Gold prices broadly flat, Greece eyed
Frankfurt (Feb 10) Gold prices were broadly flat in Europe on Tuesday, with prices expected to rise because of the risk posed to the eurozone by Greece.
Spot gold was trading at $US1,237.91 a troy ounce, down just 0.08 per cent, in mid-morning European trade.
The yellow metal "should rise above this threshold soon, however, as the uncertainty over Greece is likely to contribute to solid demand for gold. The situation between the Greek government and its creditors remains deadlocked," Commerzbank.
Greece's newly elected leftist party, Syriza, is anti-austerity and has effectively said it wants to renegotiate the terms of the country's financial bailout program. Germany, however, insists that Greece implements the conditions tied to its agreed program.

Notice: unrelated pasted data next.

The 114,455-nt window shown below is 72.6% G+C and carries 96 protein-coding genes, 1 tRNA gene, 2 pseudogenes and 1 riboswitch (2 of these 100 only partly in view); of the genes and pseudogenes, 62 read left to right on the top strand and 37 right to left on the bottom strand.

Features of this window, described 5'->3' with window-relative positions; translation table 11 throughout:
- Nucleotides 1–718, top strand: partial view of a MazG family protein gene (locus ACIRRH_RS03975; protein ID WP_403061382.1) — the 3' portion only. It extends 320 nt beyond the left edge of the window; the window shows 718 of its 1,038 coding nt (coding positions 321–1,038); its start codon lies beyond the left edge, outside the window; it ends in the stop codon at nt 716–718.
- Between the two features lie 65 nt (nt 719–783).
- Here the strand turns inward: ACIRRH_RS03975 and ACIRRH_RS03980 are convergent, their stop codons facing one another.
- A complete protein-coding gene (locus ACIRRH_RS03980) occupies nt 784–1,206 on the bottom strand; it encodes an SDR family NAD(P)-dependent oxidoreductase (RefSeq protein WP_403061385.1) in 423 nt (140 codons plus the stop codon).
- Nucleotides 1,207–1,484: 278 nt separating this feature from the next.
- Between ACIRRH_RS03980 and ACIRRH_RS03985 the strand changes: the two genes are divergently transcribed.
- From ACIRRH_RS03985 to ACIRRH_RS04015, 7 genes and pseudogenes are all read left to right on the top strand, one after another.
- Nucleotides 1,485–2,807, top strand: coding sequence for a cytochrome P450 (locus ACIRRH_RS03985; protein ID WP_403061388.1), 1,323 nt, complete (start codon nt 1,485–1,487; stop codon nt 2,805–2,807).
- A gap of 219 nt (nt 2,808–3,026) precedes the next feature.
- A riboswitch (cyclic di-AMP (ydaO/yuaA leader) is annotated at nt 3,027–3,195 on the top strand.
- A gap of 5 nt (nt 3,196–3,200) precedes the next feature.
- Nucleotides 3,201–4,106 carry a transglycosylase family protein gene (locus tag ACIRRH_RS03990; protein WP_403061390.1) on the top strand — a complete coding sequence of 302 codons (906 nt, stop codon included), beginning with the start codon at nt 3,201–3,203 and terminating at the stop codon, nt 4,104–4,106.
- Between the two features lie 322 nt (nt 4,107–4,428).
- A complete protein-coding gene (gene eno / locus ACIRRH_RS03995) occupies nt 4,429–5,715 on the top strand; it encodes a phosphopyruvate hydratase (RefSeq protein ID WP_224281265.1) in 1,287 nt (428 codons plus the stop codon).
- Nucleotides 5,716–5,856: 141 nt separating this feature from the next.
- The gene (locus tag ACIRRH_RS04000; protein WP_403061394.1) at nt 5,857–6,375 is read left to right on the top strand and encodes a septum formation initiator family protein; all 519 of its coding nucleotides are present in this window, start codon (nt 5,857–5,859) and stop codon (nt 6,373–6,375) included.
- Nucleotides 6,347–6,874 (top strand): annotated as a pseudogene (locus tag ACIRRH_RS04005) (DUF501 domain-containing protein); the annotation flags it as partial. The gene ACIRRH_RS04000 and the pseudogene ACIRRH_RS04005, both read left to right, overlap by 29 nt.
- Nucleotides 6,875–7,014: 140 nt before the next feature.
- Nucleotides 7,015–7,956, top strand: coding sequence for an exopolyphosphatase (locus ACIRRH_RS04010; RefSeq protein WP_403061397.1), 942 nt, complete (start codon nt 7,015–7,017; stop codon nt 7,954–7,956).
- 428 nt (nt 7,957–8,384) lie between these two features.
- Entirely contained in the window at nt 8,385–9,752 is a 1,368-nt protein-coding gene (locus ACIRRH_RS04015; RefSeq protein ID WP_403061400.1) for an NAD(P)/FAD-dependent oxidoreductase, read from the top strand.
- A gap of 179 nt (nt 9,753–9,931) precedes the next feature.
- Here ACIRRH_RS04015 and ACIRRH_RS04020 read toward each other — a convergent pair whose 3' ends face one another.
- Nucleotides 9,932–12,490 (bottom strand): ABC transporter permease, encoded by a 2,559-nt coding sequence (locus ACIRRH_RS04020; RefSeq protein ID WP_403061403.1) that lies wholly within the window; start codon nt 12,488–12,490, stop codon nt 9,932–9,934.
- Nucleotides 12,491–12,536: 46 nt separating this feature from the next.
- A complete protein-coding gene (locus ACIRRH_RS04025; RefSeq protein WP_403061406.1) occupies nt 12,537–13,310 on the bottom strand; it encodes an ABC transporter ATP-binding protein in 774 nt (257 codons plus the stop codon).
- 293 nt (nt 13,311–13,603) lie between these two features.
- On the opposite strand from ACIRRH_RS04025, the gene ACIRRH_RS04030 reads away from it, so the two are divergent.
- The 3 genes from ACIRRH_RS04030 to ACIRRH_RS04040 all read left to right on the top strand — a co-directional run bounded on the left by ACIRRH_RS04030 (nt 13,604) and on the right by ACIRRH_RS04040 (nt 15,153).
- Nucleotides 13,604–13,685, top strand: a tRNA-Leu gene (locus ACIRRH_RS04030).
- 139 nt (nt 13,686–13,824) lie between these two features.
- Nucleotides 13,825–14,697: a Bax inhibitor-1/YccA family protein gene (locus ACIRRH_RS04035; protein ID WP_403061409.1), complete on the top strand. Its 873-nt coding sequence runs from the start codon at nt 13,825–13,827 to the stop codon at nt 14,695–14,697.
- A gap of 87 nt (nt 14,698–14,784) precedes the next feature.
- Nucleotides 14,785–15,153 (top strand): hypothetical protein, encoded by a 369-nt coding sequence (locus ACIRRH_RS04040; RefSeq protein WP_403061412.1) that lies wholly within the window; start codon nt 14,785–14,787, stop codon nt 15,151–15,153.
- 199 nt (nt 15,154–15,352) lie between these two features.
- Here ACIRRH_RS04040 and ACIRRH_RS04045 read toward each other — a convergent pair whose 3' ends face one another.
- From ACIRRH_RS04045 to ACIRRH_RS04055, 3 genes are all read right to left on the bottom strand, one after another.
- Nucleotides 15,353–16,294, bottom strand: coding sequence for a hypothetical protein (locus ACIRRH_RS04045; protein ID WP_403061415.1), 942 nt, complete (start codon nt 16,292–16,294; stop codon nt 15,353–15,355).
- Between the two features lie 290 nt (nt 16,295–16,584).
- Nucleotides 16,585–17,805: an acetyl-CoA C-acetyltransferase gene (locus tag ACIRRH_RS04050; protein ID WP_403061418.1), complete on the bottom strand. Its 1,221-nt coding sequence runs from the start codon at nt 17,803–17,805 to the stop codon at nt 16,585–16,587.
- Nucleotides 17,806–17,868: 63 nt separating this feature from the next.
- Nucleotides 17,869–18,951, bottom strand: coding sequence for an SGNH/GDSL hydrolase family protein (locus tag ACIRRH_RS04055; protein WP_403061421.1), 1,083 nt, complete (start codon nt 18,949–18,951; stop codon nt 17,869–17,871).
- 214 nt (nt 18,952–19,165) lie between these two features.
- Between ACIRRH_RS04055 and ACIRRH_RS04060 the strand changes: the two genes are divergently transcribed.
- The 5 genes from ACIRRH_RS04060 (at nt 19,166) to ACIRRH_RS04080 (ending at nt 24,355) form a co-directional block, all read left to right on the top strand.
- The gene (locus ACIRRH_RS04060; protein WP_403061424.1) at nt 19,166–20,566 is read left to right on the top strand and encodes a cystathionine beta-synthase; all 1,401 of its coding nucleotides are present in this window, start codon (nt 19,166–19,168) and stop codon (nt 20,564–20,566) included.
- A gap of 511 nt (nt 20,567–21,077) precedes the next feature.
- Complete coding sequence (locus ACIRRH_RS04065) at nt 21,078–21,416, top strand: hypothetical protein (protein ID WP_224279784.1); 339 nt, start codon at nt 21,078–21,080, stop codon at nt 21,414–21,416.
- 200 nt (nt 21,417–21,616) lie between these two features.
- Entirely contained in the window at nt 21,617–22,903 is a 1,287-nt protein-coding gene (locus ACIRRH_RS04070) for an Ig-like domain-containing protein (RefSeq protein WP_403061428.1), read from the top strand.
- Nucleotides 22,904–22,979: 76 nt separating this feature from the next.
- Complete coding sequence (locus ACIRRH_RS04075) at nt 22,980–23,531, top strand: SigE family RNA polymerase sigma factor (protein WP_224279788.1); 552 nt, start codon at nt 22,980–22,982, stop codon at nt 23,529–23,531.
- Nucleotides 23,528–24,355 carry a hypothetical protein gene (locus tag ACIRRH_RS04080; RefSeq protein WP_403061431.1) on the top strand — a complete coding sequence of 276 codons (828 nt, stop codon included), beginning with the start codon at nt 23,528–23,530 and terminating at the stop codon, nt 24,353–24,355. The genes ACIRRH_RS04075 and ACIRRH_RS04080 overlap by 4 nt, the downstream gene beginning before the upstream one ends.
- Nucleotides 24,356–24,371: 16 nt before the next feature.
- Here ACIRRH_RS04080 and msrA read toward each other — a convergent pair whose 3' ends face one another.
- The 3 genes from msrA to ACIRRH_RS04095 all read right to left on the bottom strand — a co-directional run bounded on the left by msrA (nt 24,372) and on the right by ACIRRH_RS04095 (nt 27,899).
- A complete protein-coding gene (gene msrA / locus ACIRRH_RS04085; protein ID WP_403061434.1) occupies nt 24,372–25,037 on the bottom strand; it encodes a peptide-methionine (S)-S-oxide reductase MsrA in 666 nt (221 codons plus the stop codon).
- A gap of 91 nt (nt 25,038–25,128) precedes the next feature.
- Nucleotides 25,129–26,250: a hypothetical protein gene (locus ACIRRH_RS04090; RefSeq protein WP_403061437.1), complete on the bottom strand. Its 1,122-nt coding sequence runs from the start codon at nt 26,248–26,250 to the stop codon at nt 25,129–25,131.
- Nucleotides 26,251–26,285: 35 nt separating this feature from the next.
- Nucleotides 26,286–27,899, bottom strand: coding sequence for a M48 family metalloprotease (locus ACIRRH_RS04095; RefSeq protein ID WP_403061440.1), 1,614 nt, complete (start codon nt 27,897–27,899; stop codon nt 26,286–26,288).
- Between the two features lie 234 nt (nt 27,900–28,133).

Gold is viewed as a safe-haven metal and is considered a hedge against socio-political risk. As a result, in times of uncertainty demand tends to spike and prices shoot up.
There is an increasing number of voices joining the chorus that Greece's days within the euro area could be numbered. In market terms, this is good news for gold.
"We are used to the different political warmongering but...[moves] by the Syriza party had a different tension to it. This increased uncertainty should provide some support for gold prices," Phillip Futures investment analyst Howie Lee said.
Other precious metals were lower. Silver was down 0.9 per cent at $US16.811 an ounce, platinum was down 0.1 per cent at $US1,212.60 an ounce, and palladium was down 0.4 per cent at $US774.50 an ounce.